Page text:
Federal Agency Conducts Own Investigation On Air Marshals

A federal agency announced Thursday that it will begin its own investigation one week after 7News investigators uncovered significant national security problems inside the Federal Air Marshal service and a questionable quota system.

The highly respected Government Accountability Office, or GAO, will now begin to review the accusations of 17 air marshals in 7News' series of reports.

U.S. Senator Wayne Allard made the request for "a formal investigation."

"I fear for my safety and I fear for the public's safety," said one federal Air Marshal.

7News investigators heard similar frustrations from federal air marshals in four states including Nevada, Texas, Georgia and Colorado.

7news: why are you sitting in that chair? Federal air marshal: because if something doesn't change, another 9/11 is very possible.""

Responding to the reports, Allard met with the director of the Air Marshal Service Dana Brown.

"He does realize that he has problems with his agency, he's trying to address that," said Allard. "My hope is that we could provide some suggestions to him that he'll follow up on."

Allard said he believes those suggestions will come from an investigation into the air marshal service by the highly respected government accountability office.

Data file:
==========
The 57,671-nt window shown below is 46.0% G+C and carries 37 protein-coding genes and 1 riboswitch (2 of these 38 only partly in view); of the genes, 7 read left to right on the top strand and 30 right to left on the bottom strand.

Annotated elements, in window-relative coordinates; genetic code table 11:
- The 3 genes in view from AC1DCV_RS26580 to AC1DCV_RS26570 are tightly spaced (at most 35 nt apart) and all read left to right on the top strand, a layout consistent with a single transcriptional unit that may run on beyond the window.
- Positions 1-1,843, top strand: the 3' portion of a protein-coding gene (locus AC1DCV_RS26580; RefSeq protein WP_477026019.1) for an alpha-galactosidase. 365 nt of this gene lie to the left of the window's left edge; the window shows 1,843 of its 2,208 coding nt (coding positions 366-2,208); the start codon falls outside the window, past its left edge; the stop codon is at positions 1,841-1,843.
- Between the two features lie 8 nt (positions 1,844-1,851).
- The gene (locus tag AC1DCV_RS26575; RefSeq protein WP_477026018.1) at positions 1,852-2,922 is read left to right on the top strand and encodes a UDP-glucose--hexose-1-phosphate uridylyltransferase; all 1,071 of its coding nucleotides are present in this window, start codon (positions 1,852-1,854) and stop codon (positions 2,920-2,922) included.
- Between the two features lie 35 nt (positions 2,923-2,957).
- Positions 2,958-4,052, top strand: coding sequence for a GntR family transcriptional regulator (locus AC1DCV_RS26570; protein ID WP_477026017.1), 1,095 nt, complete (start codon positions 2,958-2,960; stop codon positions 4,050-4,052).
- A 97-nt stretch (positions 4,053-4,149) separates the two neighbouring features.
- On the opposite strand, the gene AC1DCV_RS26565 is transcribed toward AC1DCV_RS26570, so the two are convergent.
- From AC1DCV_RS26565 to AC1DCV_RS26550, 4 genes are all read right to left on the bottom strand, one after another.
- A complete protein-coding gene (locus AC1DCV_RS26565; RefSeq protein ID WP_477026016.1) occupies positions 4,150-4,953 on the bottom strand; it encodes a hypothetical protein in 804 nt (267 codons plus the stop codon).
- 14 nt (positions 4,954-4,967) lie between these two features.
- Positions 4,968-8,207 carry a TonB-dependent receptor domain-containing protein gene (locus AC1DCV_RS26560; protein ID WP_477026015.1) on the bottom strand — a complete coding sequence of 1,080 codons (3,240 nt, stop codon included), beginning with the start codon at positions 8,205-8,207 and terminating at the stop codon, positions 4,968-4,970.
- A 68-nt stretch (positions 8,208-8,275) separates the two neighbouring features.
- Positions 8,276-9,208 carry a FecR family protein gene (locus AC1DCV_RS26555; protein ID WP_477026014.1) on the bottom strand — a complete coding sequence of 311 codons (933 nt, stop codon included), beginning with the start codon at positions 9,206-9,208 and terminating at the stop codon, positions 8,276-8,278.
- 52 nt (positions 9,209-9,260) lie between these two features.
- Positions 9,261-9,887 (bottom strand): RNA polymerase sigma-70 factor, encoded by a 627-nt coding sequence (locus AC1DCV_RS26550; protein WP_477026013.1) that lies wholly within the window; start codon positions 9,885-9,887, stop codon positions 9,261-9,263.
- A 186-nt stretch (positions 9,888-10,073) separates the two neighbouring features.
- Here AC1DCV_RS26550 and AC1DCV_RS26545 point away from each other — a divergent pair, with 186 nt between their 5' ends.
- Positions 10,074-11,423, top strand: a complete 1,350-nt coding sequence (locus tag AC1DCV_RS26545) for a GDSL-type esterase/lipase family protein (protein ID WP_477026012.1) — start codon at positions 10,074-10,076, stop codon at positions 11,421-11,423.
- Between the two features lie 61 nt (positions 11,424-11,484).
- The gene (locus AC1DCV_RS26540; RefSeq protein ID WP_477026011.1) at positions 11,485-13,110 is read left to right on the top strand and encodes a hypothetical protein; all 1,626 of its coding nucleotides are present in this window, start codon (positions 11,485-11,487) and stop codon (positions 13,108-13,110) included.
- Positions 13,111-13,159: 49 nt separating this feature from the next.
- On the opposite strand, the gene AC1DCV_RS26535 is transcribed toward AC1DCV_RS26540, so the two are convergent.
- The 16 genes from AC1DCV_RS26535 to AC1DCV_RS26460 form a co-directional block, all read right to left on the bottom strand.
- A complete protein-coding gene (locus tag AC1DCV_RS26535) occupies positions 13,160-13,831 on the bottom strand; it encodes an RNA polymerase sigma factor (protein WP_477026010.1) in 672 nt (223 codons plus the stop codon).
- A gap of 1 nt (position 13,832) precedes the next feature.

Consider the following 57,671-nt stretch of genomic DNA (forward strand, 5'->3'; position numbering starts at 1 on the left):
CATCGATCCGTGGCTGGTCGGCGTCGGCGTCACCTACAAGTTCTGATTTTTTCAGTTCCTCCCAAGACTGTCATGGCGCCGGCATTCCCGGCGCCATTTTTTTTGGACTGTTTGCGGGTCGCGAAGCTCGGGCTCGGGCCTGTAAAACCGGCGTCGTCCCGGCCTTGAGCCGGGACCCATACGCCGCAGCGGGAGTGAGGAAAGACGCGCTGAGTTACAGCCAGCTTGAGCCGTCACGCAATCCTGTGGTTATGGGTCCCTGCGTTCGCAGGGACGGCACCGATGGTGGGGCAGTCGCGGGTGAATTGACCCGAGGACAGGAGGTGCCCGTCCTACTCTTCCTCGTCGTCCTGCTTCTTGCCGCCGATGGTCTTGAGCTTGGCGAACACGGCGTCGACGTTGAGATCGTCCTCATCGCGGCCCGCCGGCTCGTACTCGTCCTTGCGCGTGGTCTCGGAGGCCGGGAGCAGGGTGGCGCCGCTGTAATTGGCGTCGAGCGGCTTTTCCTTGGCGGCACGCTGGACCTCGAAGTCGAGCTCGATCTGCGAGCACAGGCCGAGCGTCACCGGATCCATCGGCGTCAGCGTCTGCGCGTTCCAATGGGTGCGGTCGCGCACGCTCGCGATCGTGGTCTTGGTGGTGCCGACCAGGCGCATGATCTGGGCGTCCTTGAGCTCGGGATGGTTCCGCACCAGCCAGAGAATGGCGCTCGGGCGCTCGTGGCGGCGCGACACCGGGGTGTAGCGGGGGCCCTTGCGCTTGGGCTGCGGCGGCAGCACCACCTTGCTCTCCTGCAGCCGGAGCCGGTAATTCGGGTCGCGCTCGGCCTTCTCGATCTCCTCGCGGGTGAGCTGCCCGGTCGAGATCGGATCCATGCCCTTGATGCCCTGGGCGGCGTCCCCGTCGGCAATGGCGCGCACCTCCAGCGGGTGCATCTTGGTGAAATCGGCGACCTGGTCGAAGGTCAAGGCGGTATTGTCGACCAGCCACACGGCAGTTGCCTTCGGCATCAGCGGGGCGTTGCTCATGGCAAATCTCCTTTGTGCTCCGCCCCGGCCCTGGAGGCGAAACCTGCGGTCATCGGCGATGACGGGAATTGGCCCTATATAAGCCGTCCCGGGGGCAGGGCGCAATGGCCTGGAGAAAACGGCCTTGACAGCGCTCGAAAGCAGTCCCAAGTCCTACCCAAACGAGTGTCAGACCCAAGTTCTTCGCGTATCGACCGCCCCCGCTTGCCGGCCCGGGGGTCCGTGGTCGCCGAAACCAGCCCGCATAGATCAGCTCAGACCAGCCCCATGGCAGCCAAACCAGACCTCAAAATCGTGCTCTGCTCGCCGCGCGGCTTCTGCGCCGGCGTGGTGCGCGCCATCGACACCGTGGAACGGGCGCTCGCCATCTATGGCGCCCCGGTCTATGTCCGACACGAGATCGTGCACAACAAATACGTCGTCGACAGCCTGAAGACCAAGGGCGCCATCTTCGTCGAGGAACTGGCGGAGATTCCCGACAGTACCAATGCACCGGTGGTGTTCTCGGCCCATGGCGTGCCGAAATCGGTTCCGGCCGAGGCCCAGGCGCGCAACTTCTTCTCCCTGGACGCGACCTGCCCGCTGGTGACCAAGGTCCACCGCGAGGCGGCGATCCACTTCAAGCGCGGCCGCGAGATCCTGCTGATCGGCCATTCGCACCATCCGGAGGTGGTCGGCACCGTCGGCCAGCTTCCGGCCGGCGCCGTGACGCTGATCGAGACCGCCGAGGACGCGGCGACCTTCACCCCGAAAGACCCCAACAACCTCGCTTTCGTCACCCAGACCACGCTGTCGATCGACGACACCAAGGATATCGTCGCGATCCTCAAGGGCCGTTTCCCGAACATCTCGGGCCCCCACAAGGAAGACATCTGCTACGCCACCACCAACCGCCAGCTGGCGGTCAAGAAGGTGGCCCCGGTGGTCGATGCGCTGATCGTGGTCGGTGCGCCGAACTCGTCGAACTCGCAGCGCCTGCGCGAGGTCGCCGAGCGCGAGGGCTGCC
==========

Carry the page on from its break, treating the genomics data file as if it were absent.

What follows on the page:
"I think it's going to be carefully reviewed. And hopefully with an outside agency like the general accounting office there will be an unbiased view and help them resolve some of their differences," said Allard.

Allard said the GAO will review issues raised during last week's 7news investigations including the agency's failure to protect air marshal's anonymity and the reported quota system for surveillance reports.

"I think there are some solutions that shouldn't be difficult to resolve," said Allard. Senator Allard believes the GAO investigation will take about six months.

7News contacted top managers at the air marshal's headquarters for their reaction.

"The Federal Air Marshal Service participated in a productive dialogue with Senator Allard on these issues and welcomes this inquiry," said Ellen Howe, a spokeswoman for the Transportation Security Administration. "We look forward to meeting with the Government Accountability Office and will continue to be fully responsive on issues of concern to our workforce and the traveling public."

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